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Standing People Designs offers a full line of scale miniature wood turnings for dedicated doll-house collectors and miniaturists. Most of our work is done in 1" or 1:12 scale. Many of our smaller pots will work quite nicely in a 1/2" (1:24) environment. Each piece is unique because it was turned by hand by Bear Limvere, the artist.
Materials are carefully chosen for these small works. Woods are selected for their beauty, the fineness of their grain, and their ability to be worked in small scale. Many exotic and rare woods, such as African pink ivory, African blackwood, kingwood, and ebony, are used to create these fine works of art. We also use other materials, including various palm nuts ("vegetable" ivory), synthetic ivory, and acrylics.
Bear believes that wood is a gift from the tree, and should be used without waste and to maximize its beauty. Each wood species has its own characteristics of color, grain, luster, and density. In addition, each tree grew slightly differently, subject to the changes of light, water, and soil. The challenge of turning is creating consistently beautiful forms from such a variable substance. Miniature turnings allow Bear to create beautiful shapes from woods and materials that would be prohibitively expensive if turned in full-size forms.
Our vases and pots are fully hollowed, with wall thickness between 1/16" (1.5mm) and 1/8" (3mm) throughout. Careful technique and special tools are required to hollow these forms through the very small opening at the top, considering that the artist cannot see the tool and what it is cutting. We use quality finishes to enhance and preserve the natural beauty of the wood.
We use the same methods and attention to detail in the creation of our miniatures that we use in our full-size pieces. Inspiration for our shapes and forms is drawn from a wide range of sources, including classical and modern turnings, pottery, and glasswork. We strive to create miniature turnings that are indistinguishable from full-size pieces on close-up view.
We care as much about our turnings as you do about your homes. We strive to create miniatures that you will be proud to show in your homes and that will last for generations.
We offer wholesale pricing to qualified retailers. Please contact us for more information.
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Goblets & Chalices
How They're Made
All of the works are created by hand on a lathe. In essence, a lathe spins the material being formed, while the artist holds edged tools against the piece, carving or "turning" it to the desired shape. Many times when turning the inside of the work, the artist cannot see the tool or what it is cutting, and so must turn by feel and sound. Special care is taken to keep details crisp and in scale with the turning. Specialty turning techniques, such as ornamental turning, use different techniques to enhance a turned piece. For example, ornamental lathes hold the piece still while spinning an edged tool into the piece, carving regular patterns to create fine designs and details.
Most of Bear's work is done on a full-size Nova 3000 wood lathe, the same one he uses to turn forms up to 16" in diameter. He also has a big Nichols/Ulery lathe, which can turn forms up to 80" in diameter or 12 feet in length, and yes, he has turned miniatures on it to prove it's possible. He does use a Jet Mini-lathe to rough out wood, but prefers the stability and versatility of his Nova 3000. He also uses a modified ornamental lathe to create many of the finely carved details in his ornamental turnings.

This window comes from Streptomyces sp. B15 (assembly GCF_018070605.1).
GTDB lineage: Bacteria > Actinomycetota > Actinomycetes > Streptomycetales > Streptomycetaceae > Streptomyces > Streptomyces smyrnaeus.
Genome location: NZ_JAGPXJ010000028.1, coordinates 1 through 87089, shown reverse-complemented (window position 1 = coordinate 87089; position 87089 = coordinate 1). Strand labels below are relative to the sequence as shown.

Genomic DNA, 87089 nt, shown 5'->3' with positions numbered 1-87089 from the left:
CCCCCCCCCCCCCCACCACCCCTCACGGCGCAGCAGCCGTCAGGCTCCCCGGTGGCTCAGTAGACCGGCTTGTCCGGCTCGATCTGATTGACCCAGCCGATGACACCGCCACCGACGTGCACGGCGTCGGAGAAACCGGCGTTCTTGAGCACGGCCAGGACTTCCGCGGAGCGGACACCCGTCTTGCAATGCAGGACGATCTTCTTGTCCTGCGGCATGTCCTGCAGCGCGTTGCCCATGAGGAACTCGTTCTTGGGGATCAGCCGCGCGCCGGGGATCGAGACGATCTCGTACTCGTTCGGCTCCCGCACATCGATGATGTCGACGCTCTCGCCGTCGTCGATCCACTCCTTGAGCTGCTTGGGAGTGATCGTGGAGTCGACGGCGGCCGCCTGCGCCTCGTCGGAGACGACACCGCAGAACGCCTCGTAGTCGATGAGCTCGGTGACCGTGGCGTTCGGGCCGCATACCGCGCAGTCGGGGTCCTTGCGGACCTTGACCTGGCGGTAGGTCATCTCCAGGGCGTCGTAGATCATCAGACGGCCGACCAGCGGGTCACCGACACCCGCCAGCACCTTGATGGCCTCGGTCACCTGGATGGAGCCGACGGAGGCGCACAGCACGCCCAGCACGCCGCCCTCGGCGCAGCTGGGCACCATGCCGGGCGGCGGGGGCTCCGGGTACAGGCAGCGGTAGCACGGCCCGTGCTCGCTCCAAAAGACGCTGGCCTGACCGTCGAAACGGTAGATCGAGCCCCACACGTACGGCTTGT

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Because there are so few commercial tools available for this scale of work, Bear has had to make most of his tools, both the tools used to shape the wood (gouges, scrapers, and chisels) and the tools used to hold the wood ("chucks"). He shapes and grinds high-speed steel to create the extremely small-scale tools that he requires to create his miniature turnings.
Hollow forms, where the opening is smaller than the largest diameter of the piece, require special tools that can enter through the small opening and then "turn the corner" to hollow out the larger diameter inside the wood. Bear creates his own hollowing tools with the required bends to reach the interior areas of each hollow form. Bear strives to create forms that have the same wall thickness throughout, turning each piece to have between 1/16" and 1/8" wall thickness all the way to the bottom. In fact, some pieces are turned so thin that light can be seen through the walls!
Bear has modified chucks from metal-working technology to hold the wood while turning. These chucks must be strong enough to hold the wood firmly while spinning at 2500 RPM, and still be small and unobtrusive enough to allow Bear to access the wood with his tools safely. Because Bear must work very close physically to the spinning wood to see what he is doing and to be able to use his tools to shape the wood, standard-sized chucks are too large and too dangerous, creating a potential hazard of damage or injury.return to top of page
After Bear has completed turning each piece, he carefully sands it smooth. He then applies the same fine finishes that he uses on his full-size forms, buffing each piece to to bring out the sheen and beauty of the material. He inspects it to make sure that there are no flaws and to make sure that each piece meets his high standards. Each piece is then signed on the bottom, packaged, and labeled with the wood name.
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Bear & Alisa Limvere - Elbert, Colorado USA